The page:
Read More | Windows Phone
The future of search, according to Microsoft, is outside of the white search bar. "Now the way for human beings to express their interest or needs goes way beyond a browser search typing in keywords," said Microsoft's Bing chief, Qi Lu. "You can use voice to have a conversation, you can use gestures to express yourself."
Moving forward, Bing will fit into all of Microsoft's products, providing information access from physical objects to expand the context of its search.
"The battle between us and Google is going to be over who can build understanding more quickly to serve people in a much more anticipatory way," says Microsoft's Adam Sohn. "Google's going to understand every entity on the planet, we're gonna understand every entity on the planet, but the question will be what do you do with that information?"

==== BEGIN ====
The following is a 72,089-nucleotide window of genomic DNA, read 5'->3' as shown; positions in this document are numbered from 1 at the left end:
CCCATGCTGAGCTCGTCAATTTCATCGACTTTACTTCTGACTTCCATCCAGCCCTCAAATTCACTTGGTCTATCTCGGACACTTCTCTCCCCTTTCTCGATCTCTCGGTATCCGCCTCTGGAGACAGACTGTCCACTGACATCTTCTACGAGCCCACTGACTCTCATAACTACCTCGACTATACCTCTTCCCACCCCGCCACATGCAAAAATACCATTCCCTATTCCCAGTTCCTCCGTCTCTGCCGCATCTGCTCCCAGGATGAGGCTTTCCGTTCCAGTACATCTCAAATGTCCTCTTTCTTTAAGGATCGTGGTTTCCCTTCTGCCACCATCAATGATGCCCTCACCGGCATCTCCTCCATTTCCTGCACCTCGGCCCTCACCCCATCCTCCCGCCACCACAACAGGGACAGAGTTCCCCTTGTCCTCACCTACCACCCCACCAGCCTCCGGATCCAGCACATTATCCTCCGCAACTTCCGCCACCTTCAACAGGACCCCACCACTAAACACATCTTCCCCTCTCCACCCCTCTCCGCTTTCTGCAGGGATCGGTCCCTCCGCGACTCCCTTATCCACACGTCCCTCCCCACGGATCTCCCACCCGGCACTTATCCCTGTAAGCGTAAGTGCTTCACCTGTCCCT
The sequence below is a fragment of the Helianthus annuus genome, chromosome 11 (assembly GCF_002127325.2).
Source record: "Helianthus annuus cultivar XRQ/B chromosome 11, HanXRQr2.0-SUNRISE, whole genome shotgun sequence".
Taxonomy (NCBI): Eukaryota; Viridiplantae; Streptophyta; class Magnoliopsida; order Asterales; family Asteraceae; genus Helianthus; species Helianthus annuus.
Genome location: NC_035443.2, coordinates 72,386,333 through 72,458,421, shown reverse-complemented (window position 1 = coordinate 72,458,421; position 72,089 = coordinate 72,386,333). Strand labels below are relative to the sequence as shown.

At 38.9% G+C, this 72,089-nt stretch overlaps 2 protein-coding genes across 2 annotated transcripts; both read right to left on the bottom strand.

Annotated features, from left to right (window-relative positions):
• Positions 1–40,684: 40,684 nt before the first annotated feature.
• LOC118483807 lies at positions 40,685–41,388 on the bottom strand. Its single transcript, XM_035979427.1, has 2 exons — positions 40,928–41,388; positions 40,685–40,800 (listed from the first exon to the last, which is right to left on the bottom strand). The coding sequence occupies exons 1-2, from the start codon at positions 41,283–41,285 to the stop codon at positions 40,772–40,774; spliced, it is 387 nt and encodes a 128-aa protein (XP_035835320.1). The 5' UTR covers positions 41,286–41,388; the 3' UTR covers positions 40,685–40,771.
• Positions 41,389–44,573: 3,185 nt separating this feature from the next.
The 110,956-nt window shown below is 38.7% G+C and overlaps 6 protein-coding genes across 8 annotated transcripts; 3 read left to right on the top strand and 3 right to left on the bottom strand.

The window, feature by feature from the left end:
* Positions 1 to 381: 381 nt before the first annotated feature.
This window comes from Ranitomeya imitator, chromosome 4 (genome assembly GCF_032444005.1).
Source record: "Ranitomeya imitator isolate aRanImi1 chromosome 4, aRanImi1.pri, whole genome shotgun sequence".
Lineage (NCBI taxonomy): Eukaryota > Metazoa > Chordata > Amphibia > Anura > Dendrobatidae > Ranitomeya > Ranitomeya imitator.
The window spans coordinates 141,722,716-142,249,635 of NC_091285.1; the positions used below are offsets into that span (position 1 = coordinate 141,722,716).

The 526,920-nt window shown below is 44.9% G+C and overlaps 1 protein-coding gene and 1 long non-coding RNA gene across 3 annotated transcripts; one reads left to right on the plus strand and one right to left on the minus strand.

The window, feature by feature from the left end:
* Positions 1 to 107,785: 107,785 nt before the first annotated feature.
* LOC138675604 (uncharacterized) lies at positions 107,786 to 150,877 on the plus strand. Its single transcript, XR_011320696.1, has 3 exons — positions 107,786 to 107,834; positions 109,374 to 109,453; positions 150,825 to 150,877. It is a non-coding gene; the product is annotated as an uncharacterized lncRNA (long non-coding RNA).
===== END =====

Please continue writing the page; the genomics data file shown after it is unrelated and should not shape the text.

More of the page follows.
Read More | The Verge
The big rumor on the street about the next Xbox is that Microsoft will block used games from working with the console. Reports from sources have hit various news outlets saying that the new Xbox, which should launch later this year, will require mandatory game installs to the hard drive of the console, and will require an activation code in order to get them to play. Once the code is used, that game is activated for that console specifically (or, maybe, that specific Gamertag,) and won't work on other consoles, effectively killing the used game market.
Read More | MCV India